27 pounds of mac and cheese? Experts say bulk food shopping can be beneficial, but it requires planning and portion control.
Costco’s new 27-pound bucket of macaroni and cheese raises a hefty question.
Does buying foods in bulk sabotage our at-home eating habits?
Nutritionists interviewed by Healthline warned that without proper planning and limits on portions, shopping in bulk quantities may harm our health as well as destroy our weight loss goals.
It may not be more cost-effective, either.
“For some consumers, the larger size of the bag may promote a second serving or even a larger first serving, but for others this would not be the case,” Caroline West Passerrello, MS, RDN, LDN, a spokesperson for the Academy of Nutrition and Dietetics, told Healthline.
It is “highly individual-dependent,” adds Andy De Santis, registered dietitian and weight loss specialist in Toronto.
“There are so many variables that dictate food choice, and availability is obviously only one of them… you have to have a food present to be able to eat it, good or bad, in the first place,” De Santis told Healthline.
Many of us consider bulk food shopping as a smart money-saving strategy, especially when we live in multi-person households.
According to Passerrello, we’re not wrong — but there’s certainly more to the equation to consider.
“Buying in bulk can be a cost-effective way to stock your pantry, provided there is some planning and portion control involved,” she said. “I don’t recommend purchasing more food than you can consume before the best-by date. It only saves you money if you actually eat it.”
The macaroni and cheese bucket, though, has a shelf-life of 20 years. There’s little concern that someone wouldn’t eat all 180 portions by the best-before date.
This is where portion control becomes important.
“I think it’s generally advisable for people to think more about their own habits and tendencies,” De Santis said.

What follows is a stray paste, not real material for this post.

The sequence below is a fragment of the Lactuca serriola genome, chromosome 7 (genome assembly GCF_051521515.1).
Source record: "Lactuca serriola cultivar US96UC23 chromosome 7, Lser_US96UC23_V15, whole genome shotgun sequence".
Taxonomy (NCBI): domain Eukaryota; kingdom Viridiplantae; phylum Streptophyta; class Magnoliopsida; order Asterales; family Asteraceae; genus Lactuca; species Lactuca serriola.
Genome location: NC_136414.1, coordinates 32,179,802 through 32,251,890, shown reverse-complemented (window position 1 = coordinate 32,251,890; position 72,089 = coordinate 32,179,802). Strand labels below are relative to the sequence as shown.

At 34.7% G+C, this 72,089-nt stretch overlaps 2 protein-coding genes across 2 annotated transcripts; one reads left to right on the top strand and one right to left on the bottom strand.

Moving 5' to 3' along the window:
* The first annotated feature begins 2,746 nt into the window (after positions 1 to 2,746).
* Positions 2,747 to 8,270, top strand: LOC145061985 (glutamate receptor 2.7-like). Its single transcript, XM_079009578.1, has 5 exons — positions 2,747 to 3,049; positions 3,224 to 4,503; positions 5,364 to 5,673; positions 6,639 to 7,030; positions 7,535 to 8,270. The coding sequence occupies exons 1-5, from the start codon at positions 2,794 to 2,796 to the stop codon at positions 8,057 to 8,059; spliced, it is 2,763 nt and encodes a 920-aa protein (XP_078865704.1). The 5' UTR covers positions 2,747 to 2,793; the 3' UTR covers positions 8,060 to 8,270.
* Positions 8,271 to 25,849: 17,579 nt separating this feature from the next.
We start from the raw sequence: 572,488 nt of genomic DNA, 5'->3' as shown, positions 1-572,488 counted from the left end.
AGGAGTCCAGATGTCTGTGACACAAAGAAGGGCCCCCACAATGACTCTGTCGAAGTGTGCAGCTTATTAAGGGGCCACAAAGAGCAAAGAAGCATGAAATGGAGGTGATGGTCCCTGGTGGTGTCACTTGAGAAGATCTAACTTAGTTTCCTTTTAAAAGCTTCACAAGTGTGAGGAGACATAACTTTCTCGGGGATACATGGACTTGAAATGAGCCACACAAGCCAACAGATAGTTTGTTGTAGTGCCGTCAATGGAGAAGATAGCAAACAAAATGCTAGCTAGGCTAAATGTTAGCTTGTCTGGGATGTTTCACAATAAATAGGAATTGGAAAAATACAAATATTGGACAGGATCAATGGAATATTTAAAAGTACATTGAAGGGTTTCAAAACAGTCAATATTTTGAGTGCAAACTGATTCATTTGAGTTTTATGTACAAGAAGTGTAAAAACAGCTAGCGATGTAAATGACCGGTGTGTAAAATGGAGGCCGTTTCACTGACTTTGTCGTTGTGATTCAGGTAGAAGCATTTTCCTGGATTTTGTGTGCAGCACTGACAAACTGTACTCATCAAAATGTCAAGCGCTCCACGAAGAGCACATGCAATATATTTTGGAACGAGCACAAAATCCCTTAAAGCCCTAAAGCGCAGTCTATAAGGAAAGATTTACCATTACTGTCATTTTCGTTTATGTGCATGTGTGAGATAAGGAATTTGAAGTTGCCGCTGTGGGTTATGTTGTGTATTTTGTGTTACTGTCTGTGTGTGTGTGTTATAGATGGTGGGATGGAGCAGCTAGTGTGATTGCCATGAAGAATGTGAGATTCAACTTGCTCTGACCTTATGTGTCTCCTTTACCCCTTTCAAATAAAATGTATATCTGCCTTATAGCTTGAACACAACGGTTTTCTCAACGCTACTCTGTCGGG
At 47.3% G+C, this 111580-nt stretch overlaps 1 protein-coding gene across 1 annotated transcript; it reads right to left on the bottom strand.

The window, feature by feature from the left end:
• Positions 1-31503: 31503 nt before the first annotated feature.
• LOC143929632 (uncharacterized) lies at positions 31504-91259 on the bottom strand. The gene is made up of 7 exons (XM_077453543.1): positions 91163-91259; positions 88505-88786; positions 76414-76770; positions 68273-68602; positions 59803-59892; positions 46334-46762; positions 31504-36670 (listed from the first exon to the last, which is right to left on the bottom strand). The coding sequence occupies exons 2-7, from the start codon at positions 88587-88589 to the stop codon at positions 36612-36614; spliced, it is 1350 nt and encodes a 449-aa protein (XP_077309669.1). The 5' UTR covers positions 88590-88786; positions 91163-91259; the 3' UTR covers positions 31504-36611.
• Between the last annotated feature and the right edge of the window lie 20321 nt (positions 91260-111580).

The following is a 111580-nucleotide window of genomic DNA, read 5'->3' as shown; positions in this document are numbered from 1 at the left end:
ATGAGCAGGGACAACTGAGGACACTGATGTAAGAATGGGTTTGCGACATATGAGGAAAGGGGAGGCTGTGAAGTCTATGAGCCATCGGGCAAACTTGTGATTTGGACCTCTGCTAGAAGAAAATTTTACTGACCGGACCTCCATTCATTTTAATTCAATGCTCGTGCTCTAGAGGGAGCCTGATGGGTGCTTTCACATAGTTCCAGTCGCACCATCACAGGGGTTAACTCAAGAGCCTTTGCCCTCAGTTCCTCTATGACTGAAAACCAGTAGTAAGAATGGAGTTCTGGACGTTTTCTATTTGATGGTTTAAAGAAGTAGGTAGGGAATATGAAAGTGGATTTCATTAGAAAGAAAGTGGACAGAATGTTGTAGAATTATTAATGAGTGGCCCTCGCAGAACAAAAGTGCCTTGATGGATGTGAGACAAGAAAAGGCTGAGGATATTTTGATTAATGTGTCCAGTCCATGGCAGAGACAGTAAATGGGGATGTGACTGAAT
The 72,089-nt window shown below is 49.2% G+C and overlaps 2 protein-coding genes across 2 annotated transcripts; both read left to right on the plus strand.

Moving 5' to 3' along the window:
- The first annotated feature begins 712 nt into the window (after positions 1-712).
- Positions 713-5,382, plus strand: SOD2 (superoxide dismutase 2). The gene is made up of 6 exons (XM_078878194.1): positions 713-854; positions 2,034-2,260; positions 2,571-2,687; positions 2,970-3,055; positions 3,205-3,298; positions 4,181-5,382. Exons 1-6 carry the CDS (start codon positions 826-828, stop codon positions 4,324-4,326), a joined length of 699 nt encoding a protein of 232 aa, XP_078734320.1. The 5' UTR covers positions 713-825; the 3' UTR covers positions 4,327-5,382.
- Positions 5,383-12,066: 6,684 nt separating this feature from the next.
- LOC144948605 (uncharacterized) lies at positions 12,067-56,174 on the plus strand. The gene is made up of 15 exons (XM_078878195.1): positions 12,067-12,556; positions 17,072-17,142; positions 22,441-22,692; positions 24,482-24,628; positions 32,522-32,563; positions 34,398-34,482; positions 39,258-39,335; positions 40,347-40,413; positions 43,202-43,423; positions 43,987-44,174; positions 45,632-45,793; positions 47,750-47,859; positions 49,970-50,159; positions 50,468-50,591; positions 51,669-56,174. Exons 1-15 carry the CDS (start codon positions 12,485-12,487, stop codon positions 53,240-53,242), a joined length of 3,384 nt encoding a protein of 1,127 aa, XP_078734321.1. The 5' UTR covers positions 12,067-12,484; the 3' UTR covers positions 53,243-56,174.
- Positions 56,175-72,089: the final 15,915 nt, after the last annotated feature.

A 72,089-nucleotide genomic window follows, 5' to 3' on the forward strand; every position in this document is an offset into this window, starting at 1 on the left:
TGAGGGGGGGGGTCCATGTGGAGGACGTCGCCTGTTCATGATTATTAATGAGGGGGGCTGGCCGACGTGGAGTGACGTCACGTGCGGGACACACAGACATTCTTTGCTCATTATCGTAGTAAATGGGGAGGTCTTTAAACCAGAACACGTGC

For example, De Santis asks, “Which contexts put them in the best position to eat in the way they want to eat and feel the way they want to feel?”
Buying certain bulk foods, such as frozen broccoli and high-fiber cereal, says De Santis, “can hardly be considered a bad thing.”
In fact, having a ready supply of fresh fruits and vegetables positively impacts children and adolescents’ eating habits.
“According to some studies on the home food environment, availability and accessibility of fruit and vegetables is predictive of fruit and vegetable intake in children and adolescents,” says Passerrello.
“One study in Appetite found that there were significant associations between having fresh fruits and vegetables in the home and the presence of fruits and vegetables at dinner, but similar associations did not exist for canned or frozen fruits or vegetables,” she said.
So is there a way to save money, eat healthy, and shop at bulk food stores like Costco?
Absolutely, but it takes forethought and follow-through.
To see success, consumers should be mindful of three Ps, says Passerrello: Planning, Portioning, and Preserving.
This means people should:
- Plan a few weeks of food at a time.
- Consider your family’s preference for leftovers.
- When returning home from the store, portion foods into smaller containers.
- Preserve some portions for later use.
“Personally, I freeze a lot of foods when I return from the club stores — this way my family doesn’t eat more than we need and we also don’t let it go to waste,” Passerrello said.
Officials at Costco didn’t respond to Healthline’s request for an interview for this story.
Bulk food shopping at stores such as Costco isn’t inherently a “bad” thing, but it can impact one’s eating habits.
Being successful at bulk food shopping means following the three Ps: planning, portioning, and preserving.
Stick with fresh foods and limit availability of processed foods such as macaroni and cheese, unless you’re certain having access to these foods will not negatively impact your eating habits.